Many feel the best approach is to create extensions directly for particular IDEs in order to utilize the full power of each IDE. There seems to be a healthy competition of competing popular IDEs and no consensus on the desirability of a single standard for IDE extensions.BEA, SAS, and SAP AG all had comments that Eclipse either didn't need it, or plugin vendors would write to a specific IDE's API anyway, with the following comment (from SAP) being representative:
Cross-IDE APIs may be useful for certain classes of plug-ins when support of many IDEs is the topmost concern. Nevertheless, many plug-in developers choose a specific API such as Eclipse in order to fully exploit the capabilities of the underlying IDE. Which way to go is a trade-off decision that needs to be consciously made. Even though JSR 198 will advance to an optional Java standard, it will be one of many possible IDE plug-in architectures and will need to prove itself in the market.BEA also echoed the sentiment that an Extension API might not have the industry momentum to actually matter with this abstension:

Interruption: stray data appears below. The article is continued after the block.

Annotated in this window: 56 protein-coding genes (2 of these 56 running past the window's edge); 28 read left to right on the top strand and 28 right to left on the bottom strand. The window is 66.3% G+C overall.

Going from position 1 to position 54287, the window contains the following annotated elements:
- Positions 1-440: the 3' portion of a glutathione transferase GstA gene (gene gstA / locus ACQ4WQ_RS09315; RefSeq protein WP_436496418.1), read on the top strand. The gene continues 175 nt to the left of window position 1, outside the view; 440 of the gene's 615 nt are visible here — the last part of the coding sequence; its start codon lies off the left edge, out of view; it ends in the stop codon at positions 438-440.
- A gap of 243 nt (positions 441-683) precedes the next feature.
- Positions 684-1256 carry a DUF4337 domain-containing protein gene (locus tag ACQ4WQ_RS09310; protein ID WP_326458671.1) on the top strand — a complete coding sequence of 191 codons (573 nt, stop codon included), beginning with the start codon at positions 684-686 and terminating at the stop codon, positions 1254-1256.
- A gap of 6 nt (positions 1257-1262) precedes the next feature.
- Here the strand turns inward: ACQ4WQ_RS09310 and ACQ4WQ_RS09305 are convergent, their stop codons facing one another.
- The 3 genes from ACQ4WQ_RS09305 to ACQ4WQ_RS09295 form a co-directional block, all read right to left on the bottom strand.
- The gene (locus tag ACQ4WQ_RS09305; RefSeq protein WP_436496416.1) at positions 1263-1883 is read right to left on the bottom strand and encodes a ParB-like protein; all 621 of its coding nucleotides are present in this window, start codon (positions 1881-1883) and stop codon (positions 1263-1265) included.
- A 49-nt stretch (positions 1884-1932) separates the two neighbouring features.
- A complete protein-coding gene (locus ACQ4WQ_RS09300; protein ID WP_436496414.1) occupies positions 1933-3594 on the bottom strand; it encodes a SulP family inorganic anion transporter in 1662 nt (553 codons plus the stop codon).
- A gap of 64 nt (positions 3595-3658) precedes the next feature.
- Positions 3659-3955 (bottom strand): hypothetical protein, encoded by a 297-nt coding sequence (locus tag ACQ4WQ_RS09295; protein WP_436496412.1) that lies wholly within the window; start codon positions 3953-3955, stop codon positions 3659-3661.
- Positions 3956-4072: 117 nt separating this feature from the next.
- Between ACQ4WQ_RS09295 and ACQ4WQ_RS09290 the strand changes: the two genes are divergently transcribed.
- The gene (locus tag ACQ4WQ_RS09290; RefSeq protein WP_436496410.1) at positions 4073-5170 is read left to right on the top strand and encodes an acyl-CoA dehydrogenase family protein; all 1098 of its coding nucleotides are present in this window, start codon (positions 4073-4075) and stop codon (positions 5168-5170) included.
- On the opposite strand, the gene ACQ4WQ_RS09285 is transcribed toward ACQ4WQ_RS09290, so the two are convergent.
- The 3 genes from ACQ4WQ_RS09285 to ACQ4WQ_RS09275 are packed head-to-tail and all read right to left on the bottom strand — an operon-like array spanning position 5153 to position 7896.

Consider this a mild protest vote, since there are more than enough votes to pass this ballot and there is no technical reason why this API could not be implemented in Eclipse (no change from my previous position), but I doubt that it will be, given current industry momemtum and most people will see that as confrontational. Hopefully the market will sort it all out in time.The JSR passed its final ballot, as mentioned, despite having the logical points here being made. Why didn't the reasons offered before serve as justification for legitimate "no" votes instead of mere absentions? Do you think JSR-198 will be adopted seriously by any of the leading IDEs, which have no real reason to do so and many technical barriers serving as reasons not to implement the spec?